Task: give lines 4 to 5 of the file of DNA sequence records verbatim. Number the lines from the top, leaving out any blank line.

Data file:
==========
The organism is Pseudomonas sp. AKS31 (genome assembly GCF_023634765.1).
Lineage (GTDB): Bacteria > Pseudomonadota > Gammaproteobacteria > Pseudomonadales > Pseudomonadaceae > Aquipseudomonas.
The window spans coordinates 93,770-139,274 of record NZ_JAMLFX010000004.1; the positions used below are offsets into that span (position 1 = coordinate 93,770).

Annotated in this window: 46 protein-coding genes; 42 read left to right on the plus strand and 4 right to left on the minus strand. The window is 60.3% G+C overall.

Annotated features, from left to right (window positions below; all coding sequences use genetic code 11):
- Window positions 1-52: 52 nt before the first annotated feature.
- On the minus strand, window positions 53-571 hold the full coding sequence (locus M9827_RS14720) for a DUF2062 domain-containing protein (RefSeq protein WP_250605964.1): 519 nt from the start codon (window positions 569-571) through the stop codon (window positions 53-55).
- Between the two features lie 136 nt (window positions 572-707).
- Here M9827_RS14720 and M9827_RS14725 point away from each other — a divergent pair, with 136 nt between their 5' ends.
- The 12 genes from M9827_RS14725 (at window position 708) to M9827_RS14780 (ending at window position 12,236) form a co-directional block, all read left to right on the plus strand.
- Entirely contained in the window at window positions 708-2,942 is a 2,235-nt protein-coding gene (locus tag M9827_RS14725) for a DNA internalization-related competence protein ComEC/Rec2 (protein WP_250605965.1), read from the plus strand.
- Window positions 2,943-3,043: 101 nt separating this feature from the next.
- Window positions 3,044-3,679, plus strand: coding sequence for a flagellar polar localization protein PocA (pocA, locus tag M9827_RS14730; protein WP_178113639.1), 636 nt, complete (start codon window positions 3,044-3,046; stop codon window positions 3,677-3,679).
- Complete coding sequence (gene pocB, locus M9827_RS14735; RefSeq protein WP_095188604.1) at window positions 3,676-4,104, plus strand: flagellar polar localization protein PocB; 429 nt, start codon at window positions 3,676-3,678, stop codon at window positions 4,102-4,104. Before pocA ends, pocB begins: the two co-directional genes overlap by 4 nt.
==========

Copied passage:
Annotated in this window: 46 protein-coding genes; 42 read left to right on the plus strand and 4 right to left on the minus strand. The window is 60.3% G+C overall.

Annotated features, from left to right (window positions below; all coding sequences use genetic code 11):